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Superior Court fair turns area teens into judges and lawyers for a day


When 16-year-old Arabia Roberts put on the black judge’s robe and entered the courtroom, another high school student acting as a law room clerk shouted, “All rise.”

Roberts took the bench. “This court is now called to order,” she said. Her task for the day was to serve as a D.C. Superior Court judge, overhearing a mock trial with other high school students serving as prosecutors, defense attorneys, witnesses, jurors and defendants.

About 100 Washington-area middle and high school students gathered at the courthouse Saturday for the court’s 24th annual Melvin R. Wright Youth Law Fair. The five-hour training session, facilitated by the court’s full-time judges and lawyers from the D.C. Bar, was started to introduce the law to local teens as a possible career path.

Several of the attendees said they hope one day to work in the criminal justice system. Roberts, a sophomore at Bishop McNamara High School in Forestville, Md, said she wants to be a criminal psychologist.

“I like being able to hear the cases,” Roberts said. “But I want to be able to use the law to help people and understand people and their motivation.”

Other students said they just enjoy mock trials, which several of them participate in at their high schools.

Jordan Ray, also a 16-year-old Bishop McNamara High School student, wants to be a medical examiner. “I think this is just fun,” she said. “It forces you to think and frame questions quickly, on your feet.”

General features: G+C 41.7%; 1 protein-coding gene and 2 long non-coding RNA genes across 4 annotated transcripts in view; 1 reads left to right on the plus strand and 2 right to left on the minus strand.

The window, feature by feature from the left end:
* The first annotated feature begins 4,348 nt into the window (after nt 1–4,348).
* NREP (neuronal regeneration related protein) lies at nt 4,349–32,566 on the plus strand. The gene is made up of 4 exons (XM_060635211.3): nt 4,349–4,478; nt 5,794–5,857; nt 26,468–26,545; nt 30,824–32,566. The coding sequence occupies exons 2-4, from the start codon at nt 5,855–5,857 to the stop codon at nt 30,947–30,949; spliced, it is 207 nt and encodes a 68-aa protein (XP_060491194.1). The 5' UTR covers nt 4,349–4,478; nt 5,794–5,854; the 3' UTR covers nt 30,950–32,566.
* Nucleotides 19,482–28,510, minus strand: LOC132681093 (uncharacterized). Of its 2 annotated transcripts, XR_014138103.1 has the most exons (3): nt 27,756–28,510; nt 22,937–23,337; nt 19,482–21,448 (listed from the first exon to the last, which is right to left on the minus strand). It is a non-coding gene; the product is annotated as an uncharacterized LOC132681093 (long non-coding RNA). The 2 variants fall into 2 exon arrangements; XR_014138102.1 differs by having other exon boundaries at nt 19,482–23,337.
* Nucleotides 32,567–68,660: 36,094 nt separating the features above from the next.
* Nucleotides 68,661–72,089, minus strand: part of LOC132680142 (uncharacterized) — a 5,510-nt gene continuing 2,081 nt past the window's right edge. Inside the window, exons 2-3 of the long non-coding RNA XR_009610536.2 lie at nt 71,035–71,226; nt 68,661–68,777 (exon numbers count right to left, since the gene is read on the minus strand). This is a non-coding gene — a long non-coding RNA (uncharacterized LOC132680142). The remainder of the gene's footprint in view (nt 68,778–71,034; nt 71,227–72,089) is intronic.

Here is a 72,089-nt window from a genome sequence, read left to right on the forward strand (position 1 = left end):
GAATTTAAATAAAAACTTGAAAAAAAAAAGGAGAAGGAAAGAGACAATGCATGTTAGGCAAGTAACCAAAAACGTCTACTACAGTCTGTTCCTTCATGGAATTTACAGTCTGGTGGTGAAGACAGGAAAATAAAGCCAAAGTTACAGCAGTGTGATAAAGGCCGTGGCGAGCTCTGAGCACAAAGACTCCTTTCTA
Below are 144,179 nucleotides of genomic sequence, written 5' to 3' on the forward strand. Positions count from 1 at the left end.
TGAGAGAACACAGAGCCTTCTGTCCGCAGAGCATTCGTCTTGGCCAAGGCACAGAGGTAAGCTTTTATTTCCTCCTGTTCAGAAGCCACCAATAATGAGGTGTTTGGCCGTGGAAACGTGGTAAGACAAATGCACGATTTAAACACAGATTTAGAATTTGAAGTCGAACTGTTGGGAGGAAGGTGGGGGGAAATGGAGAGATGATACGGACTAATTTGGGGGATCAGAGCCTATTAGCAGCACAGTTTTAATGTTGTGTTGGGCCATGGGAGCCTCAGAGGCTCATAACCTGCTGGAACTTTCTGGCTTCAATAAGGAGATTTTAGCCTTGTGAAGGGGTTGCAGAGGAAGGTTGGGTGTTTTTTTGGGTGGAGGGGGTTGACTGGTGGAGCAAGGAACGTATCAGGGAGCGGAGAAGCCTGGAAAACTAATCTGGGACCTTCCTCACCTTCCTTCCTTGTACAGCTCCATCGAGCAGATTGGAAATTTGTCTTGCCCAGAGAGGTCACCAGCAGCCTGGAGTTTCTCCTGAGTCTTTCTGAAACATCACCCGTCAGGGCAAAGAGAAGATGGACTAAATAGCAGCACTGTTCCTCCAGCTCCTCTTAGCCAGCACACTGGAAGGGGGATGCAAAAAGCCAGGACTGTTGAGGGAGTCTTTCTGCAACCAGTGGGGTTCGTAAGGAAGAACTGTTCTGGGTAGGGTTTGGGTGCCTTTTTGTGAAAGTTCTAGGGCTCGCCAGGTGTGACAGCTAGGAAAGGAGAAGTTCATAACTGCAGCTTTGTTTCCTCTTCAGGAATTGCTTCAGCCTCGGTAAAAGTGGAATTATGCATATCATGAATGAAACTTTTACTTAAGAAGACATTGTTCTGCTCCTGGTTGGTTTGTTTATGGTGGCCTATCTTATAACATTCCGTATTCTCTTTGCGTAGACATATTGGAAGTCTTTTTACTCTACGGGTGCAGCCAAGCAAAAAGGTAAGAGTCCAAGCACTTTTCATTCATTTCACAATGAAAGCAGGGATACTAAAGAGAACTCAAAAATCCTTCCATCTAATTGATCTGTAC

The court had various booths through the building to introduce students to such employers as the District’s Public Defender Service and the U.S. attorney’s office.

The students were divided into a half-dozen courtrooms, where professional lawyers and judges worked with them on a case involving the armed robbery of a winter coat. The attorneys asked students to volunteer to be the judges, prosecutors, defense attorneys, defendants, witnesses, courtroom clerks and jurors.

In one courtroom, when attorney Ann Wilcox asked who wanted to testify as a D.C. police officer, none of the students raised their hands. “Okay, I guess I’ll have to pick someone for this job,” she said, laughing.

Anita M. Josey-Herring, the court’s chief judge, said she hoped the event would cause young people to be “jazzed” about the legal system and become “committed citizens.”

“We hope that one day you will hold jobs that will make the lives of the people in the District better,” Josey-Herring said.

Judge Kenia Seoane López said another goal was to instruct teens that although they may not be directly involved in a crime, they could still be charged as a co-defendant if they participated in the planning of the crime.

“We see so many juveniles here in the court system, charged with crimes, who think just because they did not hold a weapon or were even at the scene of the crime, they didn’t know they could be charged simply for being part of the planning,” Seoane López said.

Tracy Press, executive director of the youth organization Powerful Beyond Measure, has brought Washington-area teens to the event for the past seven years. Press said one of the first high school students she brought is now in law school. “This is a wonderful opportunity for young people to see the various roles they can assume in the legal profession,” Press said.

Alexa O’Neal, a 15-year-old sophomore at Oakdale High School near Frederick, Md., assumed the role as co-prosecutor in the stolen coat case. She and the defense attorney on the case began sparring over the evidence and witness testimony.

After an hour’s trial, the student jurors deliberated and found the defendants guilty of conspiracy and armed robbery. It was O’Neal’s first win as a prosecutor.

“We get to be a voice for the state, but also for the victims — to help bring justice for the victims,” she said. “Yeah, that is cool.”

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